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Report card: Key hospital mortality rates decline

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Tuesday, Dec. 18, 2012, 12:01 a.m.
 

Pennsylvania hospitals significantly cut the mortality rates for patients with four major conditions and reduced readmissions for two conditions, according to the latest Pennsylvania Health Care Cost Containment Council report card.

In Western Pennsylvania, Monongahela Valley Hospital had a “statistically significant high mortality rate” among patients with congestive heart failure, the report says. The hospital reported that 17 of 381 patients with the disease died.

“This is a case where the data is not telling the whole story,” said Donna Ramusivich, the hospital's senior vice president.

The Monongahela facility inadvertently included hospice patient deaths with the hospital deaths, she said. Of the 17 deaths, 11 died in hospice, three hospital patients had do-not-resuscitate orders and three others had other medical conditions and were in the hospital fewer than two days.

Overall, the information on hospitals statewide showed generally positive trends over four years, from 2007 to 2011, said Joe Martin, the council's executive director.

It posted its report online, showing information about volume of cases, mortality, readmissions and charges for 12 major conditions at 157 hospitals statewide. The council released its report annually from the early 1990s through 2009, but stopped for a year while redesigning its methods in response to state statutes.

“I don't see any bad news,” Martin said. “You can look through the report and pick out a particular hospital, but overall the fact that the mortality rates went down is a good sign.”

The Hospital & Healthsystem Association of Pennsylvania welcomed the report as evidence that hospitals' “commitment to high-quality patient care is paying off.”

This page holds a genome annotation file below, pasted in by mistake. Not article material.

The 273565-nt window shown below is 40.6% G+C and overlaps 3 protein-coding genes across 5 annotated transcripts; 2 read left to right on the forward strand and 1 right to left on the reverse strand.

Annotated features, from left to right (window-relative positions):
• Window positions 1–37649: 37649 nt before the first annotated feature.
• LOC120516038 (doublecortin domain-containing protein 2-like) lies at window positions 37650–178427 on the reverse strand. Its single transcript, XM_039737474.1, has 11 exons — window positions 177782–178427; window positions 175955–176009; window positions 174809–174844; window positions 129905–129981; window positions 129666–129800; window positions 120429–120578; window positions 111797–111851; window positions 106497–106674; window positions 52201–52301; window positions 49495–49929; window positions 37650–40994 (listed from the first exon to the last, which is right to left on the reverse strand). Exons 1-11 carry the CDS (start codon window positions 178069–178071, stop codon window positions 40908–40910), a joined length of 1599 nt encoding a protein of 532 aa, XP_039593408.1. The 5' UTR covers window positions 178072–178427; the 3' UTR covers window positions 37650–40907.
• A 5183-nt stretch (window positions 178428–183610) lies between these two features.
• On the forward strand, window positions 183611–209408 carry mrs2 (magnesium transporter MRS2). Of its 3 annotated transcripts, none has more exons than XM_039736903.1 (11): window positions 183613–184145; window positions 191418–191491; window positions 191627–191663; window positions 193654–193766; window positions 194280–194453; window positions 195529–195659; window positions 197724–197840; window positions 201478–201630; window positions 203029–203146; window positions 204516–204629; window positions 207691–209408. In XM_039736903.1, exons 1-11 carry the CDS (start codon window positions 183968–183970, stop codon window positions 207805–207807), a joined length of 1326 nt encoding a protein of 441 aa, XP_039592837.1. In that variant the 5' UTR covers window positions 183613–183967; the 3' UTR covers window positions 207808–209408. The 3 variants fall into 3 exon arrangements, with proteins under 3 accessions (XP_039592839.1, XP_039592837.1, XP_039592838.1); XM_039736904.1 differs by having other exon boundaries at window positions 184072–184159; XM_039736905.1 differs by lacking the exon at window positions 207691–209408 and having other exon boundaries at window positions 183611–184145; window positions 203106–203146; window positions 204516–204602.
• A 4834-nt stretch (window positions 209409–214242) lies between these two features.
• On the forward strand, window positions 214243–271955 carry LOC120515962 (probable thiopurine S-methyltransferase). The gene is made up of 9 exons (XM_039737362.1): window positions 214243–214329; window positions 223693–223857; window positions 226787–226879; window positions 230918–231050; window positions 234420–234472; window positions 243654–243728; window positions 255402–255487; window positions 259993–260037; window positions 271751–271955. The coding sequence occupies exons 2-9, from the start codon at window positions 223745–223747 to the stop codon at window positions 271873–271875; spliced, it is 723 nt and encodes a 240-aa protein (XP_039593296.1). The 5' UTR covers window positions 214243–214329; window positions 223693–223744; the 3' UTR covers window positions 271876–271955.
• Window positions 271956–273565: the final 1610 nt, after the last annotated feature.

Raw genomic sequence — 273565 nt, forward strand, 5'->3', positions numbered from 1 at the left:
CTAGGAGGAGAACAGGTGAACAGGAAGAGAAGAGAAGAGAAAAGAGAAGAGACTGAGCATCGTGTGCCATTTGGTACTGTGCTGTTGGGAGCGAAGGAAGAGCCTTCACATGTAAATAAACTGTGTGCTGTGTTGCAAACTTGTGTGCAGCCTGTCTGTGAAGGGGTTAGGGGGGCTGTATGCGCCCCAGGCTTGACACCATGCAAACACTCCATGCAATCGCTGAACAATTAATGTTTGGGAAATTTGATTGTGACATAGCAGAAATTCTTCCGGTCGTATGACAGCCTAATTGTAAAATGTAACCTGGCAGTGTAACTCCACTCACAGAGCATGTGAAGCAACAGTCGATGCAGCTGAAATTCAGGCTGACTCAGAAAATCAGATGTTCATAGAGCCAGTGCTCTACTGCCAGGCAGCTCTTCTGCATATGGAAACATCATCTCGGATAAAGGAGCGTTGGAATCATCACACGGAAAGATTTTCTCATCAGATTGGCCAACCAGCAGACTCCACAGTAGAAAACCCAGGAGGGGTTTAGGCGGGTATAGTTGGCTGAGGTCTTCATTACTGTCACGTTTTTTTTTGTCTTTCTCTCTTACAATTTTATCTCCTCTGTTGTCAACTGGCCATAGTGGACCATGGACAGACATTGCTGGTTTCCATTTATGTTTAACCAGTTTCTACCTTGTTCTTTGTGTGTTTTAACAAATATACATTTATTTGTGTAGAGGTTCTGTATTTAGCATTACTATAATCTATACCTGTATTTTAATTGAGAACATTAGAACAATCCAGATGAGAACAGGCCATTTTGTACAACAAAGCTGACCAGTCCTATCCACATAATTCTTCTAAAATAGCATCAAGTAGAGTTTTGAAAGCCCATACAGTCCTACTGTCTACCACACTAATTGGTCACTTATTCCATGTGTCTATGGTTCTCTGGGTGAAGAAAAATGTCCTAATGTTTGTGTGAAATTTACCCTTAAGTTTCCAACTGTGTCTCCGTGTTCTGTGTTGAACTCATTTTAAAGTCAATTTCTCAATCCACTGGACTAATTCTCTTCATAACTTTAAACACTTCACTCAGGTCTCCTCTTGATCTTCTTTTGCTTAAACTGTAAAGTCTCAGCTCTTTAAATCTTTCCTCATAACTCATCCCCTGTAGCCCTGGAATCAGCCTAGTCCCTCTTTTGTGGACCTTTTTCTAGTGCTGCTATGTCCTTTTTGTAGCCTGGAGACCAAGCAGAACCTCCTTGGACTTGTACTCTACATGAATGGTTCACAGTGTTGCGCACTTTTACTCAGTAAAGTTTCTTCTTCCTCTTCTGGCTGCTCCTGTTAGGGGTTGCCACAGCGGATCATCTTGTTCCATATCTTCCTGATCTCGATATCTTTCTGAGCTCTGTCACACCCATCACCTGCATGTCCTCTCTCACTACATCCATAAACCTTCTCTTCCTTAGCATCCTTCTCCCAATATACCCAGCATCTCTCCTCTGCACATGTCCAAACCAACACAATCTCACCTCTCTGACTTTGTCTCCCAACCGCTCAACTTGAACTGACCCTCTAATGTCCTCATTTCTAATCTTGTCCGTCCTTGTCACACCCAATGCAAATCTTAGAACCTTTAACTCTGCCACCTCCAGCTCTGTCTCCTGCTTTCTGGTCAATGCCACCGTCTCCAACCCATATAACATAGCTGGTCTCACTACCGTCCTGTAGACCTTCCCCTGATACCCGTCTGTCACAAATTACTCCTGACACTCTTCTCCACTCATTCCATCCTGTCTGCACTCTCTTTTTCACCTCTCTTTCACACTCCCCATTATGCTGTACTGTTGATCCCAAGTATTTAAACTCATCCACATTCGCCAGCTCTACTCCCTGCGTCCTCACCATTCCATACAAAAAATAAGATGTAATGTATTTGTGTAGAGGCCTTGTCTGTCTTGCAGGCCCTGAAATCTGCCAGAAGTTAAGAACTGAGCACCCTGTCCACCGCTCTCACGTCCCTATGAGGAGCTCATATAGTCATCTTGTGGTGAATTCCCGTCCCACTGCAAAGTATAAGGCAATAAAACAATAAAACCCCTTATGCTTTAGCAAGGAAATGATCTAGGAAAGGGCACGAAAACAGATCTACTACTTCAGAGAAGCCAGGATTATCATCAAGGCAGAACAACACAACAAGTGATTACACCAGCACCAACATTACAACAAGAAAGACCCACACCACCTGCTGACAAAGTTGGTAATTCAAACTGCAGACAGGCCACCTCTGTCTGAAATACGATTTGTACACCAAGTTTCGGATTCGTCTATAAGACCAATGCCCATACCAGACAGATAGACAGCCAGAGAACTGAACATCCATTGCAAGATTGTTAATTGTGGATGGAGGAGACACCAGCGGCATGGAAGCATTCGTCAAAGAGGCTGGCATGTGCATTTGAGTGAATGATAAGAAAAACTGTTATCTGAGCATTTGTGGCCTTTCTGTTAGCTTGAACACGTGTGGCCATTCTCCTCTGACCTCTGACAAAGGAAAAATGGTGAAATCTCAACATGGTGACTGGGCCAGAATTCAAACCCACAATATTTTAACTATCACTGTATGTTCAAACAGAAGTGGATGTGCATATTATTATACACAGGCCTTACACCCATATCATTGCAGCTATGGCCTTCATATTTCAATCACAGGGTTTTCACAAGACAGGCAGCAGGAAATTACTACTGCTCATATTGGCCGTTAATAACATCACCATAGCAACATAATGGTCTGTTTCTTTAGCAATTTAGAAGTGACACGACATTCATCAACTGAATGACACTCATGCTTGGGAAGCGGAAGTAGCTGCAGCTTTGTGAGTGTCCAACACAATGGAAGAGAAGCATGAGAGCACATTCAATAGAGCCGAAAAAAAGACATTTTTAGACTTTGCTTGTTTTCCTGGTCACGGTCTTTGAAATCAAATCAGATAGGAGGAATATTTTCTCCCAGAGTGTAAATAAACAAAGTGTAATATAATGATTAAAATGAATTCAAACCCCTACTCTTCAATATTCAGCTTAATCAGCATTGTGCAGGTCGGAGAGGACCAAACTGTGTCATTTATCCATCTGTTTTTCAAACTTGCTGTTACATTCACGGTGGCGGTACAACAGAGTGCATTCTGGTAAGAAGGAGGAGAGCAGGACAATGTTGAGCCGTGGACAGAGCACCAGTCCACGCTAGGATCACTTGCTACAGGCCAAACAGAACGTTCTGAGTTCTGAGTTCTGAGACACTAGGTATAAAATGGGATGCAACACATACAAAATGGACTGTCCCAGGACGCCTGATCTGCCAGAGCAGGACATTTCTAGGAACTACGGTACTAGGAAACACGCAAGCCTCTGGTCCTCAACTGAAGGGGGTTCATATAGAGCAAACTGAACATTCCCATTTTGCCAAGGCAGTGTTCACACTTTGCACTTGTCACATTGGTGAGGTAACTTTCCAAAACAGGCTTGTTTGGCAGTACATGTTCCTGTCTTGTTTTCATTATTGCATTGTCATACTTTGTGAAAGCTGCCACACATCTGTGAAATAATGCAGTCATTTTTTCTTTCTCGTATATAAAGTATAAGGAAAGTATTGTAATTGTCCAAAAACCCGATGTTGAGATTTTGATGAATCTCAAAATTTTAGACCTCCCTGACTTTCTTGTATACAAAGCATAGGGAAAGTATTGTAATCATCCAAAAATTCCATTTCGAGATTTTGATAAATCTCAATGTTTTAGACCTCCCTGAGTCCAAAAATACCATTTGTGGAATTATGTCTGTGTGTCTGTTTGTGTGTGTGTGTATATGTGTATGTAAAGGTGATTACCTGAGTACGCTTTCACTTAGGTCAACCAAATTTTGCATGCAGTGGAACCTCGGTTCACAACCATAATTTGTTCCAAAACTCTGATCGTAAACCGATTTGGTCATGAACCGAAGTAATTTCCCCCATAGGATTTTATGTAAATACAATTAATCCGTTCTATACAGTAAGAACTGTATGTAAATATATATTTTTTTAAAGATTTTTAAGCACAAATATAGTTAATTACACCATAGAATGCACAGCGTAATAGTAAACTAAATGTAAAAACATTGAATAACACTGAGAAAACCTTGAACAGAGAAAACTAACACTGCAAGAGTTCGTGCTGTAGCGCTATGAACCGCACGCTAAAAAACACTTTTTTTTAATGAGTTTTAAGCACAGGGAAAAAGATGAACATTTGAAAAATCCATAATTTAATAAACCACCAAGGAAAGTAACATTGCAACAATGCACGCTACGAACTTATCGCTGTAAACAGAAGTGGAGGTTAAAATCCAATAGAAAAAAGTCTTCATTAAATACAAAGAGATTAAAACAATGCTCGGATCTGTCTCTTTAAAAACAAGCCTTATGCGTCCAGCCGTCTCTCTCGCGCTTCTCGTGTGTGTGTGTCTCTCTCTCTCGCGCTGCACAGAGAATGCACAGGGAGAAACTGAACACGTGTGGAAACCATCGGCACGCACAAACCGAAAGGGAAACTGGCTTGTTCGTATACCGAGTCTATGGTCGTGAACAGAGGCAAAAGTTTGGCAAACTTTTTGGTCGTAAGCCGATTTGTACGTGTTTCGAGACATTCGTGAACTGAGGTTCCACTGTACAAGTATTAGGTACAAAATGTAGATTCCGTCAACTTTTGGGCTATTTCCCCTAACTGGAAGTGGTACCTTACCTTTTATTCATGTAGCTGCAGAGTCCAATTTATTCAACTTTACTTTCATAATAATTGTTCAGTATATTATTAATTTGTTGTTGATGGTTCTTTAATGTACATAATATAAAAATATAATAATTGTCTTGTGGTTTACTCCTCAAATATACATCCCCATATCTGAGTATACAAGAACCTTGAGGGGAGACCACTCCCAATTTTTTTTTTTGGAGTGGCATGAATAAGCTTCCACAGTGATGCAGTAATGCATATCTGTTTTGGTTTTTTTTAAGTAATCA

In-hospital deaths decreased for patients with aspiration pneumonia (from 10 percent to 7.7 percent), colorectal procedures (3.2 percent to 2.6 percent), kidney and urinary tract infections (1 percent to 0.6 percent) and chronic obstructive pulmonary disease, or COPD (1 percent to 0.8 percent).

Among other significant findings, the council reported that:

• Readmissions decreased significantly for patients with COPD and congestive heart failure.

• Hospital admissions for patients complaining of chest pain dropped 55 percent, but those patients experienced an increase in readmissions.

• Medicare fee-for-service was the primary payer for 41.7 percent of patients admitted with the 12 conditions, at a total cost of $755 million.

• Colorectal procedures had the highest Medicare fee-for-service payment in 2010, at $18,619 per hospitalization, while chest pain was the lowest, at $2,678.

Since 2008, the federal Centers for Medicare and Medicaid Services stopped paying hospitals for some types of readmissions that might have been prevented.

Researchers wrote in The New England Journal of Medicine in October that they could find no evidence that the change in the payment policy has had an impact. But Martin said he believes hospitals statewide have taken notice.

“In general, there's a lot of attention and resources going into quality improvement in a lot of different areas, and you're starting to see that reflected in these numbers,” he said.

Andrew Conte is a staff writer for Trib Total Media. He can be reached at 412-320-7835 or andrewconte@tribweb.com.

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